Textile design company Safomasi has a new collection, Salcombe inspired by co-founder Sarah Fotheringham’s childhood holidays in Salcombe, Devon in the southwestern coast of England. Think blues and greens and beaches, rock pools, sailboats and tea (yay!). Safomasi is known for their bright, contemporary prints on quilts, pillows, cushions and other textiles for the home that are inspired by travels around the world. I had done a long interview with Team Safomasi, Sarah Fotheringham and Maninder Singh for the magazine last winter and I am sharing that here too. I love beautiful textiles but I love hearing about the people behind the fabric even more. You can visit Safomasi at www.safomasi.com.
One of the greatest perks of running a blog is that I get to meet one amazingly creative individual after the other. Sarah Fotheringham and Maninder Singh of the brand Safomasi that makes hand-printed, home textiles are just the kind of team whose story of inspiration, creativity and serendipity, one you want to hear. Their designs for Safomasi are contemporary, with elements of pop art. They combine vivid colors with patterns that take inspiration from their travels all over the world. The result is modern, colorful and very chic! Their products have won them an Elle Deco International Design Award (EDIDA), India 2013 in the Bedroom category for their Camel Trader’s set of quilt and pillows. They are based in New Delhi, India and we talked to Sarah and Maninder on how Safomasi came about and their plans for the brand.
Sarah: “I was always interested in art and design – my grandmother was very into embroidery and textile art, my uncle is a product designer and my aunt a jeweler, so it was always around me. I was born in Singapore and grew up in India and England before going to study Illustration at the University of Brighton (UK). Several years later, in 2010, I came to India to go traveling for 4 months – I hadn’t been back since my family left when I was 12. I was lucky to meet the Creative Director of ad agency Wieden + Kennedy (I’d done a placement in their London office) and was offered a job, so in July 2010, I moved to Delhi to work as an art director.”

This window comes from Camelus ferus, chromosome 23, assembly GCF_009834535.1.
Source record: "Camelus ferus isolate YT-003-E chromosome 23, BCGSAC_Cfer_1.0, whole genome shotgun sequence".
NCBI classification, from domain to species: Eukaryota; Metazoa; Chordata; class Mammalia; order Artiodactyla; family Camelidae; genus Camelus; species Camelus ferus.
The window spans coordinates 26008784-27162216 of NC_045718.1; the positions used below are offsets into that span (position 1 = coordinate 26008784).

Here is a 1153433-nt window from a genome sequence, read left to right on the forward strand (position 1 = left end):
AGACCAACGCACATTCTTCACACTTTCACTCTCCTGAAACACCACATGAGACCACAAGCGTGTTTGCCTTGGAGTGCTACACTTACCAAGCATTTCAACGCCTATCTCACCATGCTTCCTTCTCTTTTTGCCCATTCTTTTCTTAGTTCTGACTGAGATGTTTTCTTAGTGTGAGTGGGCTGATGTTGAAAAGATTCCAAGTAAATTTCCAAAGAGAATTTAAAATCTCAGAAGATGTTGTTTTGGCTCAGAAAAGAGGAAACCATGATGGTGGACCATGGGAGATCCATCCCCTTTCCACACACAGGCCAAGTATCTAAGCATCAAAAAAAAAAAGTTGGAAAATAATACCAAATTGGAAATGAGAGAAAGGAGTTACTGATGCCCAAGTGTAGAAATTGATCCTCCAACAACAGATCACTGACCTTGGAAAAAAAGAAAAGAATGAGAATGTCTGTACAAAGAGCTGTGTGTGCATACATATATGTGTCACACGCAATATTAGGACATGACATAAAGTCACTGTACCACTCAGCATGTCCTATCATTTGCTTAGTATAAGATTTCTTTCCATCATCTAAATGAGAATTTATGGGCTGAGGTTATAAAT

Maninder: “I’m from a village near Panipat in Haryana, India. Craft was always in my family – my grandmother used to make dhurries and quilts, and Panipat itself is a very famous area for handloom textiles. After school, I moved to Delhi to study, before spending a year in the fashion industry in Mumbai. I then moved to Australia for 5 years, for study and work, before coming back to Delhi in April 2010 where I got a job with the Fashion Design Council of India. A lot of our story is serendipity – we met in Delhi, in December 2010, started seeing each other and after a couple of years, slowly started working together.”